The heavy trailing of an announcement by the Chancellor of the Exchequer (and Danny Alexander and Ed Balls) that the UK Government is not prepared to establish a currency union with Scotland for use of the pound in the event of Scottish independence (see also BBC News coverage here) is a serious blow to aspirations of the SNP for a form of ‘independence lite’. The logic of this was that it would avoid disrupting many key symbolic and economic ties between an independent Scotland (iScotland) and the remainder of the UK (rUK), so comforting swing voters about the limited scale of the risks of independence. Those risks are real; think of how attractive Scottish investment trusts and insurance companies look if the complexities and exchange-rate risks of using a different currency are introduced into the equation, for example. But this shift in the ground also emphasises a number of key issues about the implications of a Yes vote, and what would happen after it.
The first problem – which is particularly the case with the idea of a currency union, but applies to many other important issues – is the asymmetry of interest. A currency union is central to the way the SNP has formulated its model for independence. (That view can be contested, of course – whether by the likes of Jim Sillars on, essentially, autonomy grounds, or by Angus Armstrong and Monique Ebell on economic ones, relating to the flexibility of economic policy instruments and the implications of a debt burden.) But it is of marginal interest or benefit to rUK at best, poses a serious risk at worst, and concluding that the risks of it from an rUK point of view exceed the benefits is a reasonable judgement to come to. This isn’t the only issue where iScotland has a strong interest in something of limited concern to rUK, either. In bargaining situations, iScotland has got to have something convincing to offer to rUK – and other than staying in the UK, or the Clyde nuclear bases, it’s hard to see what that might be. Continue reading
Guy Lodge and I had a post in the New Statesman’s politics blog, The Staggers, on Friday about income tax devolution in Scotland.
Since this went up, there has been further coverage of the story. John McTernan came up with a rather doubtful proposal in Friday’s Scotsman – calling for substantial welfare devolution (including key UK-wide redistributive benefits like Job Seeker’s Allowance), but no fiscal devolution. Saturday’s Guardian leader highlighted the importance of a ‘proposition that goes beyond the status quo’ from the unionist parties as part of their campaign in the Scottish independence referendum. Scotland on Sunday’s coverage includes the front-page lead, a detailed analysis piece, and a leader. Unsurprisingly, Alex Salmond is making the most of Labour’s disarray.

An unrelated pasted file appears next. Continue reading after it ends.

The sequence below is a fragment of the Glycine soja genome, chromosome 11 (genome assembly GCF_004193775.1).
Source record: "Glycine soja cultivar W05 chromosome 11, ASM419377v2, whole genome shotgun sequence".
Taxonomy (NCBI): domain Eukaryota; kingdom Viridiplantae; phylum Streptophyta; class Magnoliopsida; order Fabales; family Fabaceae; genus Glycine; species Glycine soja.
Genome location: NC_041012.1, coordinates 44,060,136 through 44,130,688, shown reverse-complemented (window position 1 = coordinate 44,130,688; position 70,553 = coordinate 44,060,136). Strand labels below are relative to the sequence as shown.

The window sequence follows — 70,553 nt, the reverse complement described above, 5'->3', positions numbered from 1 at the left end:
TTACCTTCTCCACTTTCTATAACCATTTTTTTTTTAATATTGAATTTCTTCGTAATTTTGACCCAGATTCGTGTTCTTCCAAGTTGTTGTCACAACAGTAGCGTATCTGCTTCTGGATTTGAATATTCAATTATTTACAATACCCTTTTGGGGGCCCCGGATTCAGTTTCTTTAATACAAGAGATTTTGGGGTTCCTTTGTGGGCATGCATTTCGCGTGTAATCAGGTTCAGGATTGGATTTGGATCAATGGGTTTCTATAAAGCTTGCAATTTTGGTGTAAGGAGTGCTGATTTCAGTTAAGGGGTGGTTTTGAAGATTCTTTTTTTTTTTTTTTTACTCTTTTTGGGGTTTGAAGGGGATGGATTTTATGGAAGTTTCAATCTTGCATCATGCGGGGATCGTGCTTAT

The Staggers post can be found here, and the text is also below.
Labour must not retreat from further devolution to Scotland
Those concerned about the survival of the Union would do well to turn their attention away from David Cameron’s “seven months to save the UK” speech and look instead at developments taking place in the Scottish Labour Party. Worryingly, just at the moment when the Yes camp appear to be gaining some momentum in the polls, Scottish Labour appears to be retreating from providing Scottish voters with a clear alternative to independence in the form of additional powers for the Scottish Parliament. Continue reading
There has been remarkably little public discussion of what would happen if there were a Yes vote in the Scottish independence referendum. The widespread assumption seems to be that negotiations would be swift and straightforward, and Scotland would readily become an independent state. The Scottish Government’s position (previously set out in the February 2013 paper Scotland’s Future: from the Referendum to Independence and a Written Constitution, but repeated in the independence white paper) remains that May 2016 would be when Scotland would become independent. That is a very simplistic approach; negotiations would be complex, possibly protracted, and gravely complicated by the May 2015 UK general election. Considerations about timing, and the impact of the referendum vote would affect the strength of the various negotiating positions, as well.
Nick Barber of Oxford University has now written an exceptionally good post about the implications of Yes vote. I don’t wholly agree with it, but it should be read by anyone thinking seriously about these issues. It can be found on the UK Constitutional Law Association’s blog, here.
In a separate but related development, the Lords Constitution Committee at Westminster has announced an inquiry into the implications of a Yes vote. There’s news coverage from the BBC here, and details of the inquiry and its call for evidence here. The closing date for submissions is 28 February 2014.
UPDATE, 27 January: There’s also a Lords debate on Thursday about ‘The implications for the UK of the forthcoming Scottish independence referendum’. Details are here.